• On the basis of these initial hits, the general properties of the proteins that crystallized, specifically molecular weight, were evaluated. 16 further fusions were identified based either on smaller molecular weight sizes (13 proteins between 9 and 13 kDa) or other important targets close to this molecular weight range (3 proteins between 14 and 17 kDa). These second screen fusions were genetically fused and checked for array formation as before. 9/16 of the proteins were found to form 2D arrays of varying sizes, some larger than the original design alone, straight out of the Escherichia coli insoluble pellet material (FIG. 9B). In total, 12 brand new 2D crystals were successfully created, including: the human variant of the fatty-acid binding protein, Calmodulin (p3Z-42-Calmodulin), Human Glutaredoxin and Human Acylphosphatase from the second set of hits (FIG. 9B).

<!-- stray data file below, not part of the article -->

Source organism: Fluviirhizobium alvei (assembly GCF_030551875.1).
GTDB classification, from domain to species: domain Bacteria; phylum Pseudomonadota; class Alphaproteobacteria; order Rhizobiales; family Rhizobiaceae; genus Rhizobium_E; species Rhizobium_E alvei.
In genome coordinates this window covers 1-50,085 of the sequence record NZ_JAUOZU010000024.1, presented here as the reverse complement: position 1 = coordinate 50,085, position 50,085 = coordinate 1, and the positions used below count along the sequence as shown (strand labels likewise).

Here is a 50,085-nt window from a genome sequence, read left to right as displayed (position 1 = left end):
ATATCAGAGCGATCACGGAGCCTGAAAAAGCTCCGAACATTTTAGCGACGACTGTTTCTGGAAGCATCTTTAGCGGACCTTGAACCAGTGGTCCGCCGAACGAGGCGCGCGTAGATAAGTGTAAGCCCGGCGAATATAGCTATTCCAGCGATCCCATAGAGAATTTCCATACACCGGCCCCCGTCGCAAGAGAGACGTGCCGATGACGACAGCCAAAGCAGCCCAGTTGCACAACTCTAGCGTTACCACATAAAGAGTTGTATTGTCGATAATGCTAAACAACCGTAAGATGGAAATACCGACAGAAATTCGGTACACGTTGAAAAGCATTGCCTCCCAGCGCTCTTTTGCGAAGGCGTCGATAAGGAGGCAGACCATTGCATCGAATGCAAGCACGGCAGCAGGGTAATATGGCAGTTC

• In order to further characterize the fusion proteins, p3Z-42-Calmodulin was analyzed using Cryo-EM. p3Z-42-Calmodulin was chosen as the average 2D crystals observed by negative-stain EM had hundreds or thousands of unit cells. Some p3Z-42-Calmodulin crystals also reached >1 μm in size (FIG. 9A) and were highly ordered, with many spots observed by Fourier Transformation (FIG. 9A). Calmodulin is an important secondary messenger in the cell. Re-suspended pellet material was used and frozen using liquid ethane to form grids with a thin layer of vitrified ice. High-resolution movies were collected and motion corrected micrographs were observed to contain highly ordered 2D crystals. When Fourier transforms were calculated, sharp spots were observed (FIGS. 9A-9F). Using these micrographs, we were able to calculate high-resolution, projection maps to compare to the previously reported projection map for p3Z_42. This result highlights not only that the Calmodulin fusion forms 2D crystals different from the original p3Z-42 array, but also that they are highly ordered just by having a small fusion linker without additional anchors or modifications.